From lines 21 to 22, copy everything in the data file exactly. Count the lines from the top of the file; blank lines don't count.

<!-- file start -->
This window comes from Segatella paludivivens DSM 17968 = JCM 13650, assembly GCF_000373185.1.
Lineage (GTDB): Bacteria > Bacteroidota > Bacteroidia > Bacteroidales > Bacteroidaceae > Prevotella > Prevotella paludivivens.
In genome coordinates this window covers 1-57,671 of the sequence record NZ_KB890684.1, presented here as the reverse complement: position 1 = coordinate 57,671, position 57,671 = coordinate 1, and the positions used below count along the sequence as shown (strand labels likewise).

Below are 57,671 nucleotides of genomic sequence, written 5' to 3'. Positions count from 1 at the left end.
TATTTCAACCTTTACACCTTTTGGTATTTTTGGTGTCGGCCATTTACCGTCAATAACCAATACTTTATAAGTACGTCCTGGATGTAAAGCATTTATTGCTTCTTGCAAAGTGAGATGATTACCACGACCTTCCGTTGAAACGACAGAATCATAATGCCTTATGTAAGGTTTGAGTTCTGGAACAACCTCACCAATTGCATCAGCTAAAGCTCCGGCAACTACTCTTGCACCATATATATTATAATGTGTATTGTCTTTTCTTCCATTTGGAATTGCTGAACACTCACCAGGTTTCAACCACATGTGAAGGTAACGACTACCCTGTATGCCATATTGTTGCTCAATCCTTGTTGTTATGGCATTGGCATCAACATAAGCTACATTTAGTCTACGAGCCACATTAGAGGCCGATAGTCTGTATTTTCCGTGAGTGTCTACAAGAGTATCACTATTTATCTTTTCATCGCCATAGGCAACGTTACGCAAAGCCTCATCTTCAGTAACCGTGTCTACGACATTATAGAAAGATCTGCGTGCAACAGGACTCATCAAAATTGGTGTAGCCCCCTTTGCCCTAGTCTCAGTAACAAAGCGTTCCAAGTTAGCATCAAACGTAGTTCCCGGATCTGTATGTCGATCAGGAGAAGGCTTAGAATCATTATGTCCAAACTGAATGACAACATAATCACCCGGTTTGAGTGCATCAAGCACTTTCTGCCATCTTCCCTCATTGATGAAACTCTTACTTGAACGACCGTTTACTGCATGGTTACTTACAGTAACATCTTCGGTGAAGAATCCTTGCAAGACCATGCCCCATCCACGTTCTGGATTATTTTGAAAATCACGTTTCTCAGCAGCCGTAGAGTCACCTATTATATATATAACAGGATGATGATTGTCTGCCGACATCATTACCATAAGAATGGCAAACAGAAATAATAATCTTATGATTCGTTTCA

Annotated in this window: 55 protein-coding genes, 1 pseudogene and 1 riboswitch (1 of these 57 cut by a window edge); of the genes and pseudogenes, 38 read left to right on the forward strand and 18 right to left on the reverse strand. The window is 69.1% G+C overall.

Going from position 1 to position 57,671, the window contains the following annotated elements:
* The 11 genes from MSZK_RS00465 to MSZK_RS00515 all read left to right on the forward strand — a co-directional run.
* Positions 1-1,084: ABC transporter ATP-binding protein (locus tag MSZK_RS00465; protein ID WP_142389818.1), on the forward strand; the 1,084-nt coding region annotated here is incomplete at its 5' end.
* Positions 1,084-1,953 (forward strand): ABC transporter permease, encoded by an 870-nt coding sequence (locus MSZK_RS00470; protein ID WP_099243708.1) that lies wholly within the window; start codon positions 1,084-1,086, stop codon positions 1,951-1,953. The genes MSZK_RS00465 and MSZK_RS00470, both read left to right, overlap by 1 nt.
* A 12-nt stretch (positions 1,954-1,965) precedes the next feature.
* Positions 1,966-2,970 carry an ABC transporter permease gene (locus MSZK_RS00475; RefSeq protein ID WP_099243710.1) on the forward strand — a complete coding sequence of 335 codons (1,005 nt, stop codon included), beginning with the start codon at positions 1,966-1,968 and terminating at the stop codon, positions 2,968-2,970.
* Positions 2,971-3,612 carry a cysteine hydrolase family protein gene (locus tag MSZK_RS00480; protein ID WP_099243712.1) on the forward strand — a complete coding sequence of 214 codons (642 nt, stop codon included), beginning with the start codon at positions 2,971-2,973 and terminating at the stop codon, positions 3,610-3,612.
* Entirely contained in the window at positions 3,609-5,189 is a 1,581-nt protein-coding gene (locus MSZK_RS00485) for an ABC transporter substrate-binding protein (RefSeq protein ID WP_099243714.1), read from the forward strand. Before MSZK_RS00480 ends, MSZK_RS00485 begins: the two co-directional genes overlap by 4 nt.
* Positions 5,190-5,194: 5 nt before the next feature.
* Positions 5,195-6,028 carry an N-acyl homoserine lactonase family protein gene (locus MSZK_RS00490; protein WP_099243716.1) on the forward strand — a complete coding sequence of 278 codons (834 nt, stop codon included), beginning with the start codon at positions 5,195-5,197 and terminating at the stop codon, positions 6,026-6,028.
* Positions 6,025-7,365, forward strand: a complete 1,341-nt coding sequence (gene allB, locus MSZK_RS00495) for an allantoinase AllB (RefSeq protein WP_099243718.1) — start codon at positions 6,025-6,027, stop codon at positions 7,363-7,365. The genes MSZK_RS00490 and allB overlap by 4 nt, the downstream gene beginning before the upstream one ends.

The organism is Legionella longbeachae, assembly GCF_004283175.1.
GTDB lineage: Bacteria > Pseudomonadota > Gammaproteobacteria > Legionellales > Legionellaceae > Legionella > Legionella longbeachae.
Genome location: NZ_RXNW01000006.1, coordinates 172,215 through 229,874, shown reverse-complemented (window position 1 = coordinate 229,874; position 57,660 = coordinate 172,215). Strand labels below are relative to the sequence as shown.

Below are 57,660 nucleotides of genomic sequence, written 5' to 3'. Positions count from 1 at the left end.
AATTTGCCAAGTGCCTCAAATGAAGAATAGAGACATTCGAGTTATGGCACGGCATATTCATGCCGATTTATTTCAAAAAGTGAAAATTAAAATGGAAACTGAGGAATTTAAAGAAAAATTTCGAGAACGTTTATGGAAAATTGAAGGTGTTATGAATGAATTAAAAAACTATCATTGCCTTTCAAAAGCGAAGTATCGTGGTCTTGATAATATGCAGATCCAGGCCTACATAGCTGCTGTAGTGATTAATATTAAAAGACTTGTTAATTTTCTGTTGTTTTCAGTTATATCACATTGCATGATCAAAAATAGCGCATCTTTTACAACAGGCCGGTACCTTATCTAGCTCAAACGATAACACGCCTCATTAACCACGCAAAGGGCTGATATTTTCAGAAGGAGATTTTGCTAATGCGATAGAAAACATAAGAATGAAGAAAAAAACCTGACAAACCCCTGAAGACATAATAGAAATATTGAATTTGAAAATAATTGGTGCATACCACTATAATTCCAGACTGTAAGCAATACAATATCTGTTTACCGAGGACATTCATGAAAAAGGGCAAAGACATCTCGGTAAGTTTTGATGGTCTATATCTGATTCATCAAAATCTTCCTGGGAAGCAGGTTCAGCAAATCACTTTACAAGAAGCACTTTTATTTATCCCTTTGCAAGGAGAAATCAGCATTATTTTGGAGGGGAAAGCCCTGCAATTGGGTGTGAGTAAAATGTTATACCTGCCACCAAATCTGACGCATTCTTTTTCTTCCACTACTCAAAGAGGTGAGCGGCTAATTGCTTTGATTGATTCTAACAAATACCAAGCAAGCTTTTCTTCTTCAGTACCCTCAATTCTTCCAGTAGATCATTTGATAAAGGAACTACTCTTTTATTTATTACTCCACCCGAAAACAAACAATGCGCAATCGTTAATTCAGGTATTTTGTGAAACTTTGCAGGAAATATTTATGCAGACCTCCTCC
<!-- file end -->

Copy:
Below are 57,660 nucleotides of genomic sequence, written 5' to 3'. Positions count from 1 at the left end.
AATTTGCCAAGTGCCTCAAATGAAGAATAGAGACATTCGAGTTATGGCACGGCATATTCATGCCGATTTATTTCAAAAAGTGAAAATTAAAATGGAAACTGAGGAATTTAAAGAAAAATTTCGAGAACGTTTATGGAAAATTGAAGGTGTTATGAATGAATTAAAAAACTATCATTGCCTTTCAAAAGCGAAGTATCGTGGTCTTGATAATATGCAGATCCAGGCCTACATAGCTGCTGTAGTGATTAATATTAAAAGACTTGTTAATTTTCTGTTGTTTTCAGTTATATCACATTGCATGATCAAAAATAGCGCATCTTTTACAACAGGCCGGTACCTTATCTAGCTCAAACGATAACACGCCTCATTAACCACGCAAAGGGCTGATATTTTCAGAAGGAGATTTTGCTAATGCGATAGAAAACATAAGAATGAAGAAAAAAACCTGACAAACCCCTGAAGACATAATAGAAATATTGAATTTGAAAATAATTGGTGCATACCACTATAATTCCAGACTGTAAGCAATACAATATCTGTTTACCGAGGACATTCATGAAAAAGGGCAAAGACATCTCGGTAAGTTTTGATGGTCTATATCTGATTCATCAAAATCTTCCTGGGAAGCAGGTTCAGCAAATCACTTTACAAGAAGCACTTTTATTTATCCCTTTGCAAGGAGAAATCAGCATTATTTTGGAGGGGAAAGCCCTGCAATTGGGTGTGAGTAAAATGTTATACCTGCCACCAAATCTGACGCATTCTTTTTCTTCCACTACTCAAAGAGGTGAGCGGCTAATTGCTTTGATTGATTCTAACAAATACCAAGCAAGCTTTTCTTCTTCAGTACCCTCAATTCTTCCAGTAGATCATTTGATAAAGGAACTACTCTTTTATTTATTACTCCACCCGAAAACAAACAATGCGCAATCGTTAATTCAGGTATTTTGTGAAACTTTGCAGGAAATATTTATGCAGACCTCCTCC